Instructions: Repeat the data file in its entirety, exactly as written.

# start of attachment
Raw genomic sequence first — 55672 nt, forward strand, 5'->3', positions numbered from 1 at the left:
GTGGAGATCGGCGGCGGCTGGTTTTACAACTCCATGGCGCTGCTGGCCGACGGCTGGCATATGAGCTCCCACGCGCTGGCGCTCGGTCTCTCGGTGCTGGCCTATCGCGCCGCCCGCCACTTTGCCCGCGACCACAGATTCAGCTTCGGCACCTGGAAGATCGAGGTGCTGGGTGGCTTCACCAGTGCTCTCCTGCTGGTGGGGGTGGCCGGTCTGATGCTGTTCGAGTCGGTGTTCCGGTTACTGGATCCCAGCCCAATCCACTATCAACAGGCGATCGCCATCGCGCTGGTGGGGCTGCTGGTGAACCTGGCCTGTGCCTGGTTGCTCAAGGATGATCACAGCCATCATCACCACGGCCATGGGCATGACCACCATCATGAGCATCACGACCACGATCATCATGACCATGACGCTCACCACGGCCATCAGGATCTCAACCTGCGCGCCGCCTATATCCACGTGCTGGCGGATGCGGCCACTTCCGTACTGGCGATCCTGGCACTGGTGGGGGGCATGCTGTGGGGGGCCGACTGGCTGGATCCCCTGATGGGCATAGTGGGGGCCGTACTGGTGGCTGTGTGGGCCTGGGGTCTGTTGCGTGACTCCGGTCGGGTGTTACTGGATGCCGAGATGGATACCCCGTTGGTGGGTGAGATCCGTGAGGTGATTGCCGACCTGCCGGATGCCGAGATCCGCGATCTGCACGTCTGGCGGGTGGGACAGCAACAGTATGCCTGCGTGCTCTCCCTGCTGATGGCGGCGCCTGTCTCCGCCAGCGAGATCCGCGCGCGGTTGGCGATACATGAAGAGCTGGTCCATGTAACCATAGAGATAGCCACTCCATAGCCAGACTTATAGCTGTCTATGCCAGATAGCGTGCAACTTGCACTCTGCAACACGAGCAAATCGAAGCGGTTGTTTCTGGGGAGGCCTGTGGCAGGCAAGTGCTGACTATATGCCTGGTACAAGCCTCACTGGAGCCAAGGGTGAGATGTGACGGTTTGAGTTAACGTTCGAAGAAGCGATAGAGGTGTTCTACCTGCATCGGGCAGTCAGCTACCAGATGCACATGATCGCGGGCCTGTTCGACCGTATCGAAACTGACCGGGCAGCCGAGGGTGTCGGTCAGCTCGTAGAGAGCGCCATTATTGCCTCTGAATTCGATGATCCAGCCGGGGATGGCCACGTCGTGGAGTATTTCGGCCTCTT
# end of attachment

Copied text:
Raw genomic sequence first — 55672 nt, forward strand, 5'->3', positions numbered from 1 at the left:
GTGGAGATCGGCGGCGGCTGGTTTTACAACTCCATGGCGCTGCTGGCCGACGGCTGGCATATGAGCTCCCACGCGCTGGCGCTCGGTCTCTCGGTGCTGGCCTATCGCGCCGCCCGCCACTTTGCCCGCGACCACAGATTCAGCTTCGGCACCTGGAAGATCGAGGTGCTGGGTGGCTTCACCAGTGCTCTCCTGCTGGTGGGGGTGGCCGGTCTGATGCTGTTCGAGTCGGTGTTCCGGTTACTGGATCCCAGCCCAATCCACTATCAACAGGCGATCGCCATCGCGCTGGTGGGGCTGCTGGTGAACCTGGCCTGTGCCTGGTTGCTCAAGGATGATCACAGCCATCATCACCACGGCCATGGGCATGACCACCATCATGAGCATCACGACCACGATCATCATGACCATGACGCTCACCACGGCCATCAGGATCTCAACCTGCGCGCCGCCTATATCCACGTGCTGGCGGATGCGGCCACTTCCGTACTGGCGATCCTGGCACTGGTGGGGGGCATGCTGTGGGGGGCCGACTGGCTGGATCCCCTGATGGGCATAGTGGGGGCCGTACTGGTGGCTGTGTGGGCCTGGGGTCTGTTGCGTGACTCCGGTCGGGTGTTACTGGATGCCGAGATGGATACCCCGTTGGTGGGTGAGATCCGTGAGGTGATTGCCGACCTGCCGGATGCCGAGATCCGCGATCTGCACGTCTGGCGGGTGGGACAGCAACAGTATGCCTGCGTGCTCTCCCTGCTGATGGCGGCGCCTGTCTCCGCCAGCGAGATCCGCGCGCGGTTGGCGATACATGAAGAGCTGGTCCATGTAACCATAGAGATAGCCACTCCATAGCCAGACTTATAGCTGTCTATGCCAGATAGCGTGCAACTTGCACTCTGCAACACGAGCAAATCGAAGCGGTTGTTTCTGGGGAGGCCTGTGGCAGGCAAGTGCTGACTATATGCCTGGTACAAGCCTCACTGGAGCCAAGGGTGAGATGTGACGGTTTGAGTTAACGTTCGAAGAAGCGATAGAGGTGTTCTACCTGCATCGGGCAGTCAGCTACCAGATGCACATGATCGCGGGCCTGTTCGACCGTATCGAAACTGACCGGGCAGCCGAGGGTGTCGGTCAGCTCGTAGAGAGCGCCATTATTGCCTCTGAATTCGATGATCCAGCCGGGGATGGCCACGTCGTGGAGTATTTCGGCCTCTT